The UN says the Srebrenica atrocity was genocide
The remains of 505 victims were reburied in the presence of chief UN war crimes prosecutor Carla del Ponte.
She again called for the arrest of the Bosnian Serb wartime leaders, Radovan Karadzic and Ratko Mladic.
More than 7,000 Muslim men and boys died when Bosnian Serb troops overran the UN-protected enclave in 1995.
Ms Del Ponte boycotted the 10th anniversary events last year in protest at Serbia's failure to hand over Mladic - the man she holds responsible for the worst atrocity in Europe since World War II.
"I'm here for the ceremony, for the victims, for the survivors and for the criminals Karadzic and Mladic who are still at large," she told reporters.
In a statement from Belgrade, Serbian President Boris Tadic said all war criminals should be punished.
But he voiced dismay at the two-year sentence handed down this month by the UN tribunal to a former Bosnian Muslim commander of Srebrenica, who allowed his men to launch murderous raids on Bosnian Serb villages.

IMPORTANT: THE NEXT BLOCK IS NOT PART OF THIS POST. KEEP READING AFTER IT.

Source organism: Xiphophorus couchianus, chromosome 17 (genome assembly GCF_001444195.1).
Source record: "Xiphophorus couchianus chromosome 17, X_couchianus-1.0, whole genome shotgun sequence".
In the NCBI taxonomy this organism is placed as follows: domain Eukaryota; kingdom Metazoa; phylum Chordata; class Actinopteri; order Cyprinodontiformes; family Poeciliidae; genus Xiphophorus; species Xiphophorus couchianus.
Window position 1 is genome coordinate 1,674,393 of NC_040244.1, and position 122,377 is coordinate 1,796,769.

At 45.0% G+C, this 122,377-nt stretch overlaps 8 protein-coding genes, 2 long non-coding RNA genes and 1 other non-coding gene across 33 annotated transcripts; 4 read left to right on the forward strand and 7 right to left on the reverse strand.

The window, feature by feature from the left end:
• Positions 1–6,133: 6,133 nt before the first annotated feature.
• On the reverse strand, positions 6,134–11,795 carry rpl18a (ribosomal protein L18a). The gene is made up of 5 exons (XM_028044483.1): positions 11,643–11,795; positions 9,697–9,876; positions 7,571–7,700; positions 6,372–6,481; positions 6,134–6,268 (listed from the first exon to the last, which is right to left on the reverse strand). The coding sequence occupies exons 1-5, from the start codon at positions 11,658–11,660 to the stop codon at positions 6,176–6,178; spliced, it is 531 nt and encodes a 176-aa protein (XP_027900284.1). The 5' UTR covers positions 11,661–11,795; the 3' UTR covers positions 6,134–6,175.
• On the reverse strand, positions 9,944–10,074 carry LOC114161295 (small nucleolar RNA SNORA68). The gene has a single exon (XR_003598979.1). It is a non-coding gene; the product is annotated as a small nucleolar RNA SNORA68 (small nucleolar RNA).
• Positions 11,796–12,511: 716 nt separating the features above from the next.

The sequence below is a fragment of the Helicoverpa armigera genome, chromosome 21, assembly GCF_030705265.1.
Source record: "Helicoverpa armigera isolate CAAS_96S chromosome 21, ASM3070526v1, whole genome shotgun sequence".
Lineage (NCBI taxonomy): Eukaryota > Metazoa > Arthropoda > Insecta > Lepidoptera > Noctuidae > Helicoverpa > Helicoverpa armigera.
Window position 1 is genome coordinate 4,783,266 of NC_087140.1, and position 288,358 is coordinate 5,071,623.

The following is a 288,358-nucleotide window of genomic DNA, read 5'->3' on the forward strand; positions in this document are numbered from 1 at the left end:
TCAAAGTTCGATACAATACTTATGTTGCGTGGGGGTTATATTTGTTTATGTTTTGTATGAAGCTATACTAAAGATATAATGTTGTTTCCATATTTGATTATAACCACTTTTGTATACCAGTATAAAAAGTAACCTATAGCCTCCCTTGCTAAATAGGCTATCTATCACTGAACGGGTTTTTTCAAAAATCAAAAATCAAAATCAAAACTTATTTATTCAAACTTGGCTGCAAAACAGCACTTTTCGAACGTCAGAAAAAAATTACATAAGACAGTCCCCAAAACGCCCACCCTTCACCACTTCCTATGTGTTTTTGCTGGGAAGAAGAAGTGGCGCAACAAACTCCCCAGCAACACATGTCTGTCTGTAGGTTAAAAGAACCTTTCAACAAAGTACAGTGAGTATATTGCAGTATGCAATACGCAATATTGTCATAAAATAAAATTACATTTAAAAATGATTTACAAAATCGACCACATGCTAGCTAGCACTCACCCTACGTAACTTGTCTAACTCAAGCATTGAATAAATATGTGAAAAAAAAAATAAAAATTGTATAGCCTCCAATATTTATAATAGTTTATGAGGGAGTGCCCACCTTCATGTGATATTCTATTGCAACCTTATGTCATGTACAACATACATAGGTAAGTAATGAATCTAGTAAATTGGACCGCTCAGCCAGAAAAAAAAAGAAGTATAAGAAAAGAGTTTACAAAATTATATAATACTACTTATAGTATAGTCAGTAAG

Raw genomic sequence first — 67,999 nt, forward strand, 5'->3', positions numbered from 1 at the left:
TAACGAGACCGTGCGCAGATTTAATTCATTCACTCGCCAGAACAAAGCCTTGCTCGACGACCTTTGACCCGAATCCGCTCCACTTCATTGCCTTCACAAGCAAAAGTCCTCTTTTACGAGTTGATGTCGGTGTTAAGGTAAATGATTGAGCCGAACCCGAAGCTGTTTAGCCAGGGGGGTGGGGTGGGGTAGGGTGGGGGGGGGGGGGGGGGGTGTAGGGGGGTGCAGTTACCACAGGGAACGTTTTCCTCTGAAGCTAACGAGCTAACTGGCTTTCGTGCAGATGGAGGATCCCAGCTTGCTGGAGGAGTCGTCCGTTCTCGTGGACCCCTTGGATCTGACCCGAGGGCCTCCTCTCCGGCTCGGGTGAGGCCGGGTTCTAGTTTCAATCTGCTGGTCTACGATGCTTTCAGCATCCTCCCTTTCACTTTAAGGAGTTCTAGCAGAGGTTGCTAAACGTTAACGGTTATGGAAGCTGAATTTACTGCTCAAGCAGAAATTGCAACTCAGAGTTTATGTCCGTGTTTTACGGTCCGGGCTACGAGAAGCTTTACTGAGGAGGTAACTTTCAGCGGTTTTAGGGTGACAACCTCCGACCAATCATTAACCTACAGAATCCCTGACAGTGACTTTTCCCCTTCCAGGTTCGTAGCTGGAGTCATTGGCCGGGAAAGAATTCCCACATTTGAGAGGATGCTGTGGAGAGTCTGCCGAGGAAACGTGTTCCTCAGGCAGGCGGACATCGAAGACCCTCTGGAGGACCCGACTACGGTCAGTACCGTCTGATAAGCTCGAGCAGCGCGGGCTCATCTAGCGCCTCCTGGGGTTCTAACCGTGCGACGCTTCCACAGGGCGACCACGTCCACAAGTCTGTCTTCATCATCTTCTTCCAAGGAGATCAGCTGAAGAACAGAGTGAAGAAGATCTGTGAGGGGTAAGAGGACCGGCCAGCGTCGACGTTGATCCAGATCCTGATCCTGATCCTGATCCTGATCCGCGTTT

Earlier, hundreds of Bosnian Muslims, among them many survivors, arrived at the Potocari cemetery at the end of a 100km (60-mile) march in honour of the victims.
"We walked down the path known as the 'trail of death' where many Srebrenica men had been killed in the most brutal way in 1995," one of the survivors, Ejub Pilav, told the AFP news agency.
The victims, Muslim men aged 15 to 78, were hastily buried by Bosnian Serb forces in numerous mass graves around Srebrenica.
More than a decade after the massacre, forensic experts are still exhuming and identifying victims' remains.
Last month, one of the largest mass graves was discovered, in the village of Kamenica, some 30km from Srebrenica.
So far, the remains of at least 200 people have been exhumed there and identified as Srebrenica Muslims by personal documents found with the skeletons.
In all, about 2,500 victims of the massacre have been identified.